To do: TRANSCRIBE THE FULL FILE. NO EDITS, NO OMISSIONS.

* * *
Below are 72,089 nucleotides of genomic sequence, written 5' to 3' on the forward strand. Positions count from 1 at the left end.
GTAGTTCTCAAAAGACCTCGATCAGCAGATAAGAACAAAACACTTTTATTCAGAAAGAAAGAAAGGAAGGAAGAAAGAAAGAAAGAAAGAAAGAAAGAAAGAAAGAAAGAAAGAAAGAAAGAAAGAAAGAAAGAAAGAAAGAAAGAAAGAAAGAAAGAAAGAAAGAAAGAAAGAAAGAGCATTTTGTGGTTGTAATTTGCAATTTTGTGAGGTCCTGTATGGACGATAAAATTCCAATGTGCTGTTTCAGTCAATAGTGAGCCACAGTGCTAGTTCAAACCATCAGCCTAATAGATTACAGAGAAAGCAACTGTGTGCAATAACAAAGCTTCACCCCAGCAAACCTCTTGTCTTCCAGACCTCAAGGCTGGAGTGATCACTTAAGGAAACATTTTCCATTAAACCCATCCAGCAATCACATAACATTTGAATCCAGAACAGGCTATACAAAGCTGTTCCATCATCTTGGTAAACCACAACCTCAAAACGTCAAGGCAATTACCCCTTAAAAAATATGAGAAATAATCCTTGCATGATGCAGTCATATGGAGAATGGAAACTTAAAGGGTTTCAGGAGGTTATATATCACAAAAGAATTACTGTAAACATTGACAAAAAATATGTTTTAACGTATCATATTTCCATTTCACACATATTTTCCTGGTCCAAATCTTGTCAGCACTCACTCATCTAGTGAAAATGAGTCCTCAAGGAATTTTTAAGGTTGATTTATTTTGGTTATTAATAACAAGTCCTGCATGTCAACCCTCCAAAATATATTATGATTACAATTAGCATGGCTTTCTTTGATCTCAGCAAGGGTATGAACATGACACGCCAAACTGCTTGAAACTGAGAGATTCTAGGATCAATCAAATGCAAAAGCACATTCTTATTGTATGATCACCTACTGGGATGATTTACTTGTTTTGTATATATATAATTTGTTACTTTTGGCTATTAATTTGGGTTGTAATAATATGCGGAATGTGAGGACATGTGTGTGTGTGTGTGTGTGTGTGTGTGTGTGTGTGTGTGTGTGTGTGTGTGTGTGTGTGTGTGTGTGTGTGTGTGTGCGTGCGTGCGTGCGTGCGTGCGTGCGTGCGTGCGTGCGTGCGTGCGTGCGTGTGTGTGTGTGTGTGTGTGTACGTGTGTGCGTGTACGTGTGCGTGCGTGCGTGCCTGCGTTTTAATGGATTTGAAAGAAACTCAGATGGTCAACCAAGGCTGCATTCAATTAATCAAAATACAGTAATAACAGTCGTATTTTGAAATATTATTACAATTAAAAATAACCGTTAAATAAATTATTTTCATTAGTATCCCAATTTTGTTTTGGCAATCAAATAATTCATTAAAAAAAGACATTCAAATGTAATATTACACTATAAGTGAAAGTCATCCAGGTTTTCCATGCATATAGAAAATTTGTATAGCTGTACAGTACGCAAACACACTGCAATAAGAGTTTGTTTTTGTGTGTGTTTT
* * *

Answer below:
Below are 72,089 nucleotides of genomic sequence, written 5' to 3' on the forward strand. Positions count from 1 at the left end.
GTAGTTCTCAAAAGACCTCGATCAGCAGATAAGAACAAAACACTTTTATTCAGAAAGAAAGAAAGGAAGGAAGAAAGAAAGAAAGAAAGAAAGAAAGAAAGAAAGAAAGAAAGAAAGAAAGAAAGAAAGAAAGAAAGAAAGAAAGAAAGAAAGAAAGAAAGAAAGAAAGAAAGAAAGAGCATTTTGTGGTTGTAATTTGCAATTTTGTGAGGTCCTGTATGGACGATAAAATTCCAATGTGCTGTTTCAGTCAATAGTGAGCCACAGTGCTAGTTCAAACCATCAGCCTAATAGATTACAGAGAAAGCAACTGTGTGCAATAACAAAGCTTCACCCCAGCAAACCTCTTGTCTTCCAGACCTCAAGGCTGGAGTGATCACTTAAGGAAACATTTTCCATTAAACCCATCCAGCAATCACATAACATTTGAATCCAGAACAGGCTATACAAAGCTGTTCCATCATCTTGGTAAACCACAACCTCAAAACGTCAAGGCAATTACCCCTTAAAAAATATGAGAAATAATCCTTGCATGATGCAGTCATATGGAGAATGGAAACTTAAAGGGTTTCAGGAGGTTATATATCACAAAAGAATTACTGTAAACATTGACAAAAAATATGTTTTAACGTATCATATTTCCATTTCACACATATTTTCCTGGTCCAAATCTTGTCAGCACTCACTCATCTAGTGAAAATGAGTCCTCAAGGAATTTTTAAGGTTGATTTATTTTGGTTATTAATAACAAGTCCTGCATGTCAACCCTCCAAAATATATTATGATTACAATTAGCATGGCTTTCTTTGATCTCAGCAAGGGTATGAACATGACACGCCAAACTGCTTGAAACTGAGAGATTCTAGGATCAATCAAATGCAAAAGCACATTCTTATTGTATGATCACCTACTGGGATGATTTACTTGTTTTGTATATATATAATTTGTTACTTTTGGCTATTAATTTGGGTTGTAATAATATGCGGAATGTGAGGACATGTGTGTGTGTGTGTGTGTGTGTGTGTGTGTGTGTGTGTGTGTGTGTGTGTGTGTGTGTGTGTGTGTGTGTGTGTGTGCGTGCGTGCGTGCGTGCGTGCGTGCGTGCGTGCGTGCGTGCGTGCGTGCGTGTGTGTGTGTGTGTGTGTGTACGTGTGTGCGTGTACGTGTGCGTGCGTGCGTGCCTGCGTTTTAATGGATTTGAAAGAAACTCAGATGGTCAACCAAGGCTGCATTCAATTAATCAAAATACAGTAATAACAGTCGTATTTTGAAATATTATTACAATTAAAAATAACCGTTAAATAAATTATTTTCATTAGTATCCCAATTTTGTTTTGGCAATCAAATAATTCATTAAAAAAAGACATTCAAATGTAATATTACACTATAAGTGAAAGTCATCCAGGTTTTCCATGCATATAGAAAATTTGTATAGCTGTACAGTACGCAAACACACTGCAATAAGAGTTTGTTTTTGTGTGTGTTTT